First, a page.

Use: heavy packing, talus smashing, snow slogging, mountaineering
Break-in Period: 50+ miles
Weight: 4 lbs+
Price Paid: $235
i love these boots! they really do it all, no wonder the american alpine inst. gave them a guides choice.
after having all kinds of problems with my asolo globalines, i decided to replace them with a real boot, i can tell that i will have this pair for a long, long time. my only wish is that they had a pulley laceing system like the globalines (that was the only thing that worked well on that boot, but that is another story.) i cant wait to get them on ice next year!
Materials: full grain leather
Use: rough trail w/ heavy pack, mountaineering
Break-in Period: 50 miles?
Price Paid: $235
I have tried to wear these boots several times with several different sock combination, and I have ended up with blisters within a couple miles every time. There is a lot of slippage in the heel because the boots don't give at all. This is not a boot for trail work or any kind of distance.
Break-in Period: Infinite
Well, these boots kick butt. However I have not yet fully broken them in yet. I was lucky and bought last years model (1996) for only $176.00 on sale. I treated the outside with Nikwax and the inside leather with saddle soap per the man.
suggestion. I have stomped through streams, mud and snow and I didnt even get close to getting my feet wet. If you want a boot that can get you from the car to the top of a snow covered mountain, these are it.
Use: light mountaineering/heavy duty everything else
Break-in Period: not there yet (have heard 75 miles?)
Weight: 4.2 each
Price Paid: reg. $235
I blew out a pair of Vasque Alpines, and decided to try the La Sportiva Makalu. What a great switch. These boots do it all. I've put many miles on them already and this winter. I've used them in replace of my Double boots (on warmer days) climbing vertical waterfall ice since they accept step ins. I had to adjust the bails of my footfangs a little for proper fit. I'm very pleased with them. I wouldn't even have considered using my Alpines on vertical ice. Keep them properly waterproofed and your feet will stay dry in all but the wettest of conditions. I highly recommend these boots for looking for a high quality leather boot.
Use: Rough Trail Hiking, General Mountaineering
Break-in Period: 100+ Miles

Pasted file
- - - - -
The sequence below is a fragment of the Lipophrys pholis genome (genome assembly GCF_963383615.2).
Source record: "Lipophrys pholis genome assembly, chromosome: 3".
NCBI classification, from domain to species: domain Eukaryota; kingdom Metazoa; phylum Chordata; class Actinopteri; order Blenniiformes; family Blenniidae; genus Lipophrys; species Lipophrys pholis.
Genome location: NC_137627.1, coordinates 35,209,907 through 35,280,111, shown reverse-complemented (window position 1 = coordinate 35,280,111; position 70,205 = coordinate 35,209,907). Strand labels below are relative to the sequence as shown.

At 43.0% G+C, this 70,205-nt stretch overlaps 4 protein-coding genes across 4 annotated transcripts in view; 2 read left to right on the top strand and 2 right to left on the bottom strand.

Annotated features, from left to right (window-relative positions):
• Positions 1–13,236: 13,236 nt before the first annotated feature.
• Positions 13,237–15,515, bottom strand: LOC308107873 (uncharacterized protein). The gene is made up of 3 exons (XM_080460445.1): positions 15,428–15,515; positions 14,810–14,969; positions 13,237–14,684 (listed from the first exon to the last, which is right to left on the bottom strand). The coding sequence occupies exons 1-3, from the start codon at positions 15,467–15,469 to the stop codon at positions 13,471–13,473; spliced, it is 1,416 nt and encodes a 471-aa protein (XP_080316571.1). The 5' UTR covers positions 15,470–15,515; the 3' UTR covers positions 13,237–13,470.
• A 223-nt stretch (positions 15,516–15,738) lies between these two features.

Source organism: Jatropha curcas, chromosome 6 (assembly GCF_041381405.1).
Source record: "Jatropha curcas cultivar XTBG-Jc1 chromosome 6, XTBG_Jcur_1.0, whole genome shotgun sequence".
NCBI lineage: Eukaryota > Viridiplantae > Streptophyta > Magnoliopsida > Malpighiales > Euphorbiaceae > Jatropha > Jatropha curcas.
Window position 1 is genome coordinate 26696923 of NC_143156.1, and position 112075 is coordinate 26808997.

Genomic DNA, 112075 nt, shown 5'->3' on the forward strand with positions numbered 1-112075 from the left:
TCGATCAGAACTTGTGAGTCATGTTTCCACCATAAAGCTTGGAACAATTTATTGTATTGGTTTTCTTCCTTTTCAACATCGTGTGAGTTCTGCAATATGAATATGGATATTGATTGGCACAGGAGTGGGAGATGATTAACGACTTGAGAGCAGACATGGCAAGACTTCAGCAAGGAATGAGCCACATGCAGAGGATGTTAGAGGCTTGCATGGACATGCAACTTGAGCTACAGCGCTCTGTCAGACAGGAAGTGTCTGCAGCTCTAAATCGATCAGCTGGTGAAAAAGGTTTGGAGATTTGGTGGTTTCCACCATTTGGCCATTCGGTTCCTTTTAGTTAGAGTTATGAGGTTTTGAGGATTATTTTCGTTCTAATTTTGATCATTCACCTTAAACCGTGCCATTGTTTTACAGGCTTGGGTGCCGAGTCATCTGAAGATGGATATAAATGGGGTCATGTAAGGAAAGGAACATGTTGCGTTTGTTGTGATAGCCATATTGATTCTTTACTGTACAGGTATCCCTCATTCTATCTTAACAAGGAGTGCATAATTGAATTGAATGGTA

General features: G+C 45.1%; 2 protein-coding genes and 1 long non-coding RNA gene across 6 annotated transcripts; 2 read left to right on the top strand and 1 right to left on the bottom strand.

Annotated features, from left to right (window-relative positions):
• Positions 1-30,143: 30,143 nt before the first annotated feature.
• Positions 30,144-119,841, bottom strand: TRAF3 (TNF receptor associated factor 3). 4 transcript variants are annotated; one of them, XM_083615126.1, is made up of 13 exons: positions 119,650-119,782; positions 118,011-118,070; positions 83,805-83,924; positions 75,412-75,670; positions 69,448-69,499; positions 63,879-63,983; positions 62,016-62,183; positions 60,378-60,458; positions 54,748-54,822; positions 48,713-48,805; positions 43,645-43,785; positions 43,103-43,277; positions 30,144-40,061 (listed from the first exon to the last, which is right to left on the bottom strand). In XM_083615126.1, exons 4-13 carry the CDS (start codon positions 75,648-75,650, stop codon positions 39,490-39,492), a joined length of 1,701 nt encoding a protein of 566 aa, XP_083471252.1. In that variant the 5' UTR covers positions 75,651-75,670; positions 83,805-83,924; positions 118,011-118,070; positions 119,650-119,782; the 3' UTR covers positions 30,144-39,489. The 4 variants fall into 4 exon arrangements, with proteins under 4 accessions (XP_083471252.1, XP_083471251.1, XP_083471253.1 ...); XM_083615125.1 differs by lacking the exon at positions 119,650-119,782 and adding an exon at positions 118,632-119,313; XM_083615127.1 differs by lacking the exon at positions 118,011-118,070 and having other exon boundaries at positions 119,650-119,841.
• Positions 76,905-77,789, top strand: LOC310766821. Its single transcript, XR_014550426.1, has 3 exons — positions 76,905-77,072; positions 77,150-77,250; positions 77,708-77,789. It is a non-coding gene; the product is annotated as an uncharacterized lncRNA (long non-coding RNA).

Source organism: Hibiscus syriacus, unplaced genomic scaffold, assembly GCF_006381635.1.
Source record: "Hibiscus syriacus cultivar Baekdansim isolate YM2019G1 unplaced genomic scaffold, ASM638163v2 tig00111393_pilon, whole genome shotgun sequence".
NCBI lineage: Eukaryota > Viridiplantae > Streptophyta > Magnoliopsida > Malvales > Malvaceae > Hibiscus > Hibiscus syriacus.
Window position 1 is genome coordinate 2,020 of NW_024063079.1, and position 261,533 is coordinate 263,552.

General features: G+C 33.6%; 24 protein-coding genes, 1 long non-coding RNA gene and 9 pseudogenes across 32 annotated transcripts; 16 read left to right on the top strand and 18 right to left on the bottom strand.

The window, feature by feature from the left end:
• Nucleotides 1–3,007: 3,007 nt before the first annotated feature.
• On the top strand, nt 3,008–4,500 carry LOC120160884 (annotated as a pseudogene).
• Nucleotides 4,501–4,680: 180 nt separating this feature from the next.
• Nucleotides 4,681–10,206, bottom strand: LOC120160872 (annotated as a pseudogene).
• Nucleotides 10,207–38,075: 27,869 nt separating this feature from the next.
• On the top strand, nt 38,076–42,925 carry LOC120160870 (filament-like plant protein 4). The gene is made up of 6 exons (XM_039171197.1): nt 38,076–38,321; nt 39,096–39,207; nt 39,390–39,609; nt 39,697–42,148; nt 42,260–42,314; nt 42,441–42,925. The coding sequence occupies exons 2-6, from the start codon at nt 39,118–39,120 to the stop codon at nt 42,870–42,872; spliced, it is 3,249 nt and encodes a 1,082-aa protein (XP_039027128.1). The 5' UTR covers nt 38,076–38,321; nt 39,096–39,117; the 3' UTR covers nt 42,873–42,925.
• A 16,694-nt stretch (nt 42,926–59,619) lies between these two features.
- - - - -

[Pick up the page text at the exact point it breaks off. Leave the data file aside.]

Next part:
Price Paid: $230
The Makalu is the best boot I've come across in a long time, and I've been looking at many pairs since my Vasque Sundowners got shredded by the talus of the Canadian rockies.
The Vibram sole, high rand, full-grain leather uppers, and calf-skin lining suggest a boot that will outlive me. The break-in period may be long, but it will seem like no time at all when you've worn them for ten years, which would be the minimum life span I would predict. I have heard nothing but rave reviews from the few people I have talked to who own them already. La Sportiva says they're step-in crampon compatible, but considering the sole flex, I would not recommend this except when they are brand new.
Materials: silicone-impregnated full grain leather
Use: rough/extended backpacking/lightweight mountaineering
Break-in Period: 1-2 months of constant use
Price Paid: $295 (Canadian)
These boots are great for rough and steep trails with a heavy pack or for off trail use. They also perform extremely well on moderate climbs. If you are in a very wet area be advised that without gore-tex, they will only keep you dry as long as you use a good treatment on them. (I use Biwell and it works ok until too many stream crossings wear it down).
Use: hevy duty backpacking, light mountaineering
Break-in Period: 60-100 mi.
Price Paid: $230
Forgive me if I sound like I work for LaSportiva but these are the best boots on the planet. I bought them mail order, wore them in the house and they felt fine.
However, they turned out to be too small once I began downhill clods with a full pack. I still love them even though I can't wear them. (If I can sell them, I would instantly buy another pair).
They are fully waterproof, rubber randed, and accept step-in crampons.
Materials: Silicone Impregnated Leather
Use: Heavy duty backpacking/Lightweight moutaineering
Break-in Period: ??? never got that far (boots too small)
Weight: ~ 2# per pair
Price Paid: $230